Jennifer Radman discusses McDonald's
McDonald’s Corp. will begin requiring anti-harassment training and workplace violence prevention across its entire 39,000-store network in a move that helps fend off long-reported criticism it overlooks workplace abuse.
The mandatory training at both company-owned and franchisee locations will start in January 2022. Restaurants will be assessed against the new standards, which also include sections on employee feedback and health and safety, it said.
“We must continue to strive for -- and achieve -- consistently high standards, and when we or our franchisees fall short, we must all have a system in place to address those shortfalls immediately,” Chief Executive Officer Chris Kempczinski wrote in a memo to team members outlining the change. “We have a business imperative and social obligation to make the restaurants, communities and world more equitable.”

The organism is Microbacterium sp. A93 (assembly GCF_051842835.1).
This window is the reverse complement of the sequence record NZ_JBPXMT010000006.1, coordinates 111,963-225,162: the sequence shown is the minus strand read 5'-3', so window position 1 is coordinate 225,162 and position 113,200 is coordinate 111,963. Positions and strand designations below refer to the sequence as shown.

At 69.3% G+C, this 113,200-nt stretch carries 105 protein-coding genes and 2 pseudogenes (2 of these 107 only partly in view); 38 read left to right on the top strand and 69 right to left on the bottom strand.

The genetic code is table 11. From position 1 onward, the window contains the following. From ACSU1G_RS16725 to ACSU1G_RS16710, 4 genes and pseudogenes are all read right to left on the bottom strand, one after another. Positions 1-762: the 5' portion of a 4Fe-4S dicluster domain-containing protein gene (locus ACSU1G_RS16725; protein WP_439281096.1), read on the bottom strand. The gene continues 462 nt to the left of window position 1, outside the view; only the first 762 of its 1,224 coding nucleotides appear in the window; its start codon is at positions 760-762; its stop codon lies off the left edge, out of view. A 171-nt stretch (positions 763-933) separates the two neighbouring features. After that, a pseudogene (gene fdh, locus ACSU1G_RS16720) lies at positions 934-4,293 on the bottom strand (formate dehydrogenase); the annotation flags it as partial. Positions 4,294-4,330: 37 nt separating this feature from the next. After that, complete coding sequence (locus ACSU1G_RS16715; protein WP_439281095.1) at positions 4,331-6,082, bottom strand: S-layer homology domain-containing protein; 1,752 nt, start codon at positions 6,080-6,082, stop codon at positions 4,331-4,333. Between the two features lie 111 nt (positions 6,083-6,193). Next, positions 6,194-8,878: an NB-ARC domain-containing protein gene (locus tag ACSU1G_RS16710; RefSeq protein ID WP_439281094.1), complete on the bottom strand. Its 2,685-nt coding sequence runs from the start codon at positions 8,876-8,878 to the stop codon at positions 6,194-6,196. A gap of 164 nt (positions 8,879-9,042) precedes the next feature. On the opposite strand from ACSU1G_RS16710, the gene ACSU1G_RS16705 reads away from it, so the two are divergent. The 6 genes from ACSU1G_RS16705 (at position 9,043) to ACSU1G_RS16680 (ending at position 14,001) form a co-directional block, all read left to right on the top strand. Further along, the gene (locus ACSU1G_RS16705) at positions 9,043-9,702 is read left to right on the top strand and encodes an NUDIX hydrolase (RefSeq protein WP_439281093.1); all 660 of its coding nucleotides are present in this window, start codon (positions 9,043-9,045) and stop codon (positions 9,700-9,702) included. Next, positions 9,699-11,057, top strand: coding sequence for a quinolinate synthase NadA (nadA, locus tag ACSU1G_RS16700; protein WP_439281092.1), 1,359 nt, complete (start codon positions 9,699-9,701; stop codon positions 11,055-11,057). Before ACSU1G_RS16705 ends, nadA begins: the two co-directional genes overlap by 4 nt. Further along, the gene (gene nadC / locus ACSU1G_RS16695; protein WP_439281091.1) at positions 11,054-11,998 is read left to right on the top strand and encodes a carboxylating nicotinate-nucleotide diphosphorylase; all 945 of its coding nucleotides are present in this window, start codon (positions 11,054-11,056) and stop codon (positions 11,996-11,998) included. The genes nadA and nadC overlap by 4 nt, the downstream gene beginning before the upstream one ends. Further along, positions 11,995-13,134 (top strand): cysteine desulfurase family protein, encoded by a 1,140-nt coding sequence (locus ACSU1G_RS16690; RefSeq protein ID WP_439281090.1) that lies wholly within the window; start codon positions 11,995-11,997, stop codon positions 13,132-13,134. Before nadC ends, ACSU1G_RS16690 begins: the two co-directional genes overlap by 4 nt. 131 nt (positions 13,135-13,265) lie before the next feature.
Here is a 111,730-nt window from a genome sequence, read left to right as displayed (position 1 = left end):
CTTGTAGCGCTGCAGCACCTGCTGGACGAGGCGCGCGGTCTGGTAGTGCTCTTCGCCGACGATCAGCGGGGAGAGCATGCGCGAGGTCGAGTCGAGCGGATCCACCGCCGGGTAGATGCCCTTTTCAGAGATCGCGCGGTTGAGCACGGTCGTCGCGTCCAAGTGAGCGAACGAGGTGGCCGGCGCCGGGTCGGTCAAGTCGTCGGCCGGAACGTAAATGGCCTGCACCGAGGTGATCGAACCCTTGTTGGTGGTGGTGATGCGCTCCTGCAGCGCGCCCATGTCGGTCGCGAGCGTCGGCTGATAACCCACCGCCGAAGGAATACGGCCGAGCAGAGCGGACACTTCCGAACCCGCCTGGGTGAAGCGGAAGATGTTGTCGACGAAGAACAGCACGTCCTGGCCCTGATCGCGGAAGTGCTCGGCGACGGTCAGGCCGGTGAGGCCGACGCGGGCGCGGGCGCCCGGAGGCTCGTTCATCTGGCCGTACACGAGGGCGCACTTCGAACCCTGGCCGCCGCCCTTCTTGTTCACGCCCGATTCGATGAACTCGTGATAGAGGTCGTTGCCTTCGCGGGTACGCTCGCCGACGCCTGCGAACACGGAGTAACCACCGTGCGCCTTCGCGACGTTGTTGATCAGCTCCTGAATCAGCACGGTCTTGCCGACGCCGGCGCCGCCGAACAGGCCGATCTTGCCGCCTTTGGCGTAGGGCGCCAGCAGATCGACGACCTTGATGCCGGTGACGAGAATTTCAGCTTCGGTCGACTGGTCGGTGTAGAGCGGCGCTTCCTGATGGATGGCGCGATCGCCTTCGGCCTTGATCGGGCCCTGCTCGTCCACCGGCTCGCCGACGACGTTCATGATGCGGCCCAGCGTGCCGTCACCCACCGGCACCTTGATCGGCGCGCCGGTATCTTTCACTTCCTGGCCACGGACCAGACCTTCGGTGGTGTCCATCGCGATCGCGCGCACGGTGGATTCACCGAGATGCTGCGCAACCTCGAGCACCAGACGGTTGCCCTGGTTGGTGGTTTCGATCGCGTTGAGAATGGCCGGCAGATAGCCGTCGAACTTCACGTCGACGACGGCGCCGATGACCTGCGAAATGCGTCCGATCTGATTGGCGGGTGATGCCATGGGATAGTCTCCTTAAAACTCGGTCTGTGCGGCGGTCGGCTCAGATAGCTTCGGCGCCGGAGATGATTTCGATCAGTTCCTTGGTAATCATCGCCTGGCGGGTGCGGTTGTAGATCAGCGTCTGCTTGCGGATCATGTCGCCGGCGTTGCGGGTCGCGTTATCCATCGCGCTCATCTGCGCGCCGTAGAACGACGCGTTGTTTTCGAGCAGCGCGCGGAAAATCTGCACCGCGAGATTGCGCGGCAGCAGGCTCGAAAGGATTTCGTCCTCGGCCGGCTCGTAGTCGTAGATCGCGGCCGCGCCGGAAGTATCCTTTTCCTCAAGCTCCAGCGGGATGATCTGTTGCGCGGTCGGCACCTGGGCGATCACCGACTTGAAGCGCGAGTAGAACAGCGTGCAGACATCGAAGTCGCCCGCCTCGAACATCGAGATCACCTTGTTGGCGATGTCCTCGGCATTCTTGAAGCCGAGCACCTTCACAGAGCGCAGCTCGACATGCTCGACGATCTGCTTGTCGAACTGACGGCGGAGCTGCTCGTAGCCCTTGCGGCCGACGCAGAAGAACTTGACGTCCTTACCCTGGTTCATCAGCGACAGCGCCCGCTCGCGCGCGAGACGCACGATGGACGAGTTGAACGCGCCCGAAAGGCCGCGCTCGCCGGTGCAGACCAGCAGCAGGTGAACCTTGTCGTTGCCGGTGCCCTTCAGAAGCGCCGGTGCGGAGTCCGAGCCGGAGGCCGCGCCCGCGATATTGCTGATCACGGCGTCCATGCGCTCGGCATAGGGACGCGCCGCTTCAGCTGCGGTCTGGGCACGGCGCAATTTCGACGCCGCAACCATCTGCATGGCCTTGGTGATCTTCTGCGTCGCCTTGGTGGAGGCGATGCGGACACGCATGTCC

The Chicago-based company has contended for years with accusations that it tolerated workplace harassment and ignored safety issues. The company has countered criticism by revamping policies to include training for workers to deal with harassment and starting a hotline for victims, including other measures. To drive home its commitment to higher standards, it fired its then-CEO, Steve Easterbrook, in late 2019 over a workplace relationship.
Under Kempczinski, McDonald’s has said it would step up efforts to fight systemic racism by addressing any hiring biases, increasing the diversity of its leadership and doing more to attract diverse franchisees. In February, it also said it will start tying 15 per cent of executives’ bonuses to meeting targets including diversity and began disclosing data on the racial makeup of its workforce.